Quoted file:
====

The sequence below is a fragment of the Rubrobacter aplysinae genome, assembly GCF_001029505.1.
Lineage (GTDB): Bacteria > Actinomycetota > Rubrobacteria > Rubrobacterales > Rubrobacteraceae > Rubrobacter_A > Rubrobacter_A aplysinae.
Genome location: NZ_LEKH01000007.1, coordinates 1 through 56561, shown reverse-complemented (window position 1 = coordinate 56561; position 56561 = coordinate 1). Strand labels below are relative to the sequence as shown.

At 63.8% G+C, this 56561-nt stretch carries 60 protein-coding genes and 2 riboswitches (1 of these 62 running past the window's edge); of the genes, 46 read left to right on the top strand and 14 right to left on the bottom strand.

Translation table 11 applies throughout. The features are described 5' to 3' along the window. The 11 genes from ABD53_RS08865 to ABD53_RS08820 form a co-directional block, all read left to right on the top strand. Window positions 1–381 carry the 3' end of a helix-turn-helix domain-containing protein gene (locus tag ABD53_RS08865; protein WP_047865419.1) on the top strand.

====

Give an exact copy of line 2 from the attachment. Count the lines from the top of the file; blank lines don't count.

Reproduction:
Lineage (GTDB): Bacteria > Actinomycetota > Rubrobacteria > Rubrobacterales > Rubrobacteraceae > Rubrobacter_A > Rubrobacter_A aplysinae.